The UK government has approved more than 3,000 export licences for military sales to countries which it believes have questionable records on human rights, MPs say, the BBC reports.
According to the BBC report; The House of Commons Committees on Arms Export Controls says the value of the existing export licences to the 27 countries in question exceeds £12bn. This includes significant sales to China, Iran and Saudi Arabia. Sales to Sri Lanka raise “very serious questions”, the report adds.
The chairman, Conservative MP Sir John Stanley, said he was astonished at the scale and value of the licences.
Arms licences to Sri Lanka included pistols, small arms ammunition and approval for the sale of 600 assault rifles, which he said “raised very serious questions”.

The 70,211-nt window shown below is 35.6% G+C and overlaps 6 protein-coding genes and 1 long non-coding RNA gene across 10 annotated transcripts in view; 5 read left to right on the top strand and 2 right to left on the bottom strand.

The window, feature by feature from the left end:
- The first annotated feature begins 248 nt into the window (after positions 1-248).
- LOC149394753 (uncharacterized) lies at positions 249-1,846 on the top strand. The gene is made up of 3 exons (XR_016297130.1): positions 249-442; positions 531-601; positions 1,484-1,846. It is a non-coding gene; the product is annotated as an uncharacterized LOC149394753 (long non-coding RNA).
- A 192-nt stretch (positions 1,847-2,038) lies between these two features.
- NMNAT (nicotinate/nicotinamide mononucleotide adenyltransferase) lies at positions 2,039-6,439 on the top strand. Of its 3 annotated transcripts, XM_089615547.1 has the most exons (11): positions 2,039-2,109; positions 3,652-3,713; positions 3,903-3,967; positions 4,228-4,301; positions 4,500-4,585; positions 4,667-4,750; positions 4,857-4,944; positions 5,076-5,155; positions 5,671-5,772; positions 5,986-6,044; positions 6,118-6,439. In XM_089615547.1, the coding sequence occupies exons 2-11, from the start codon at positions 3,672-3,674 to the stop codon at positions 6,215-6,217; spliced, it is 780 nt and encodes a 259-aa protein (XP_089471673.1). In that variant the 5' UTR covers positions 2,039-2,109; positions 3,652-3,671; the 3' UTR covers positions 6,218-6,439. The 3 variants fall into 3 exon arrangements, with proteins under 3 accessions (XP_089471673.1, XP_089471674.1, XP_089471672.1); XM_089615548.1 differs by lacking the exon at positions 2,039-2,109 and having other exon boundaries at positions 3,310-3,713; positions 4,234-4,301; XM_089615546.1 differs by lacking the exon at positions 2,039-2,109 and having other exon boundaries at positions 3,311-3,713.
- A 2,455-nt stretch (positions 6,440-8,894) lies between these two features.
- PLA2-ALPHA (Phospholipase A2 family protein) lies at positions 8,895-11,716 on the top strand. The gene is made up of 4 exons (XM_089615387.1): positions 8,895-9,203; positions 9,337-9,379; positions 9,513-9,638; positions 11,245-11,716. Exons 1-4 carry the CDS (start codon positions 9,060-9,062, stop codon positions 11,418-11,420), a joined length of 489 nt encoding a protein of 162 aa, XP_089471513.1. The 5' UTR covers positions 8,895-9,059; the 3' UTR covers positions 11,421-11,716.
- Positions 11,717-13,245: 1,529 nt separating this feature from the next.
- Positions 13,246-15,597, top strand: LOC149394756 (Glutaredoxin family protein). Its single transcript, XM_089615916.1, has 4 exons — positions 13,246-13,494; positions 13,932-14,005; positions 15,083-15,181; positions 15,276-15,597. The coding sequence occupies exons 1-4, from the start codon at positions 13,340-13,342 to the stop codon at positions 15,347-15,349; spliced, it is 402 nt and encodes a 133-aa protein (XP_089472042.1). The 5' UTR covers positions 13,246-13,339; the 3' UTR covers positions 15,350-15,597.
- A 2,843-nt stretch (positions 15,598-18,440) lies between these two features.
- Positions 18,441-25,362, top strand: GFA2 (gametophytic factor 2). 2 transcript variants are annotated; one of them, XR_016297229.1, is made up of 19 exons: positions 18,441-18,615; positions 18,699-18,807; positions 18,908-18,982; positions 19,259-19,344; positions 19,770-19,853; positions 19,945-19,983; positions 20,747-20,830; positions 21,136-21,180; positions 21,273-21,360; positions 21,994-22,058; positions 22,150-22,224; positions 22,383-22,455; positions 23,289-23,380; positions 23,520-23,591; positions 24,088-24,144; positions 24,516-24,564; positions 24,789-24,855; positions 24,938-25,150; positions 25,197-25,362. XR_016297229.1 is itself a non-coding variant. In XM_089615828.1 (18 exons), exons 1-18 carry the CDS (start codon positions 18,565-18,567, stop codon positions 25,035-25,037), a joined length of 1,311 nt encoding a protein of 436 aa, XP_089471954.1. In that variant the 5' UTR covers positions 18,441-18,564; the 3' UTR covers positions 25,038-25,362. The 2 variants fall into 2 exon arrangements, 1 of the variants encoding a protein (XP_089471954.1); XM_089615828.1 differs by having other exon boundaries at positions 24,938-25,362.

The report concludes: “Whilst the promotion of arms exports and the upholding of human rights are both legitimate government policies, the government would do well to acknowledge that there is an inherent conflict between strongly promoting arms exports to authoritarian regimes whilst strongly criticising their lack of human rights at the same time, rather than claiming, as the government continues to do, that these two policies ‘are mutually reinforcing’.”